Napoleon Translations

Title of Original Work

Proclamations de Napoléon en Egypte

Author(s) of Translation

Trent Dailey-Chwalibog
Brittany Gignac

Document Type


Date of Translation Publication


Original Work Publication Date

June 1814

Translator's Note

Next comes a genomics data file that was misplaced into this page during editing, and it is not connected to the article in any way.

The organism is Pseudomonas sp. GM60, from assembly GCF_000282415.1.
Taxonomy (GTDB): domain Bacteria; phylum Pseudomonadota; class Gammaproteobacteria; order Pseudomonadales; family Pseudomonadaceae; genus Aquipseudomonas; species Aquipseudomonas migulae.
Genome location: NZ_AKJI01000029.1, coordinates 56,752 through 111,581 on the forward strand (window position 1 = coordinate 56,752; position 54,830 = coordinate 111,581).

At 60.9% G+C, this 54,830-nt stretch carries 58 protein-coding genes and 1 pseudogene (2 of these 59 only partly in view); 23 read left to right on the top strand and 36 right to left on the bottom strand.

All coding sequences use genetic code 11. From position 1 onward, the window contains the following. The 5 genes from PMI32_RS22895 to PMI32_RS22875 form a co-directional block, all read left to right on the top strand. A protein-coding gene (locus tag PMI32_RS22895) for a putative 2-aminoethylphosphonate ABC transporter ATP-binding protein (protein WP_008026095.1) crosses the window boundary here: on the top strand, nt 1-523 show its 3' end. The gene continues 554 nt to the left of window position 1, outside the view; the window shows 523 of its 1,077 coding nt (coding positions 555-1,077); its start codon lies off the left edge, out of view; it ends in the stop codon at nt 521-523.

The following texts form a series of letters, speeches, and official proclamations of Napoleon Bonaparte during his campaign in Egypt at the turn of the 19th century. Bonaparte, with the title of commander-in chief, joined together both the French army and navy in 1798 to carry out this complex conquest. His intention was to seize Egypt, which was part of the Ottoman Empire, in order to create a French presence in the Middle East, and to protect French trade which was at the time being hurt by British relations with trade authorities in Egypt, the Mamluk Beys. One of the prime reasons for France agreeing to this near-impossible expedition was certainly to gain cultural enrichment from learning more about Middle Eastern life, but more so it was out of the fear that Napoleon's growing power was invoking in the French government. It was their hope that with the commander gone for several years, he would not only end in defeat, but would lose some of his credibility as an authority figure in France. After 3 years of countless defeats and exposure to the Bubonic Plague, the campaign did indeed prove to be unsuccessful. France gained no control over Egypt, nor of the British, yet Napoleon's reputation as a great military leader remained strong, due to the fact that during his campaign he formed his own newspaper that praised his efforts and was periodically sent back to France to inform the people of his so-called brilliant progress. Therefore, despite his failure in Egypt, he was still seen as admirable and was crowned Emperor only a few short years after. These 8 separate documents are all from the beginning of this legendary campaign, from an inspirational speech to his soldiers before leaving France, to the official statement issued to the Egyptian people after his first attacks against the Mamluk forces, the Battle of the Pyramids. The tone in each text never fails to be optimistic, compassionate, or encouraging, even in his proclamations warning Egyptian officials of his impending actions. This series of statements allows us to see the type of commanding officer that Napoleon Bonaparte truly was, where despite the fact that his personal greed for power was his driving force, he was capable of encouraging his troops and even the people he conquered to all be passionate for a common cause and to trust wholeheartedly in their leader.